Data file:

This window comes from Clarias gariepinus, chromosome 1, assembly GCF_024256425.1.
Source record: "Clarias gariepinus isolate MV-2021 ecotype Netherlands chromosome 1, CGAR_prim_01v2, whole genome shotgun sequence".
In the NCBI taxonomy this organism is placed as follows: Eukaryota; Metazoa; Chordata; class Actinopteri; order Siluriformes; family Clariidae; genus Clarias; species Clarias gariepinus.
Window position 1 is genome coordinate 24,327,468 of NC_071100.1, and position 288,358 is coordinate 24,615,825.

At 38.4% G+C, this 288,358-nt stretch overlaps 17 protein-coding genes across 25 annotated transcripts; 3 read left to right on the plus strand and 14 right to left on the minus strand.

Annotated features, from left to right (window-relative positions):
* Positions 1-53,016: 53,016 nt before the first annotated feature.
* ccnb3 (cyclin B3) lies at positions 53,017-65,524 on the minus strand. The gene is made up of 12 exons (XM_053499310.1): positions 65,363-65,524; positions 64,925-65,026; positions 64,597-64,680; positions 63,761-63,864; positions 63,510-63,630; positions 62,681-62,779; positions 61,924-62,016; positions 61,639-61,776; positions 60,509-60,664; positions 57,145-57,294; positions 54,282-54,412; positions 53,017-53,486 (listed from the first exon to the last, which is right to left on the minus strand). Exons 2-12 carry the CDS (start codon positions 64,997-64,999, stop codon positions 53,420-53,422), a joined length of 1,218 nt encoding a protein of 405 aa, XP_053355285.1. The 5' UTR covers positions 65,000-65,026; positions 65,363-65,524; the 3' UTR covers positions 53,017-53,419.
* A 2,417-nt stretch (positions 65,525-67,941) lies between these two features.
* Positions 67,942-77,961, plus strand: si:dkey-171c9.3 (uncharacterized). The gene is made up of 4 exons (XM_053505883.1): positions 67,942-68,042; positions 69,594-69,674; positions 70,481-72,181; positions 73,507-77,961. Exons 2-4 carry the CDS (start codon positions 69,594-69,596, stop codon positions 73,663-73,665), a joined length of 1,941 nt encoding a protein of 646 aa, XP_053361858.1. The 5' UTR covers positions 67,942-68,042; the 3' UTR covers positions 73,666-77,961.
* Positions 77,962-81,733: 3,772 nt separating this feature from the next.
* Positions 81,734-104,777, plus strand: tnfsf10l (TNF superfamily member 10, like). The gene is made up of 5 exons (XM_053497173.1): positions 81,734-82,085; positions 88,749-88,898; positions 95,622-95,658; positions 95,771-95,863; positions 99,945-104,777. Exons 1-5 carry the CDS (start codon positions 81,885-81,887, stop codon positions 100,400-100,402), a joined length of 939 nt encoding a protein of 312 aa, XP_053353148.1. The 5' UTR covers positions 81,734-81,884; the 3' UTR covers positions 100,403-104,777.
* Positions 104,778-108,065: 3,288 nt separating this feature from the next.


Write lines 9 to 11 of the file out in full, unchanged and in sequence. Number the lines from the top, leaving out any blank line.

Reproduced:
* A 2,417-nt stretch (positions 65,525-67,941) lies between these two features.
* Positions 67,942-77,961, plus strand: si:dkey-171c9.3 (uncharacterized). The gene is made up of 4 exons (XM_053505883.1): positions 67,942-68,042; positions 69,594-69,674; positions 70,481-72,181; positions 73,507-77,961. Exons 2-4 carry the CDS (start codon positions 69,594-69,596, stop codon positions 73,663-73,665), a joined length of 1,941 nt encoding a protein of 646 aa, XP_053361858.1. The 5' UTR covers positions 67,942-68,042; the 3' UTR covers positions 73,666-77,961.
* Positions 77,962-81,733: 3,772 nt separating this feature from the next.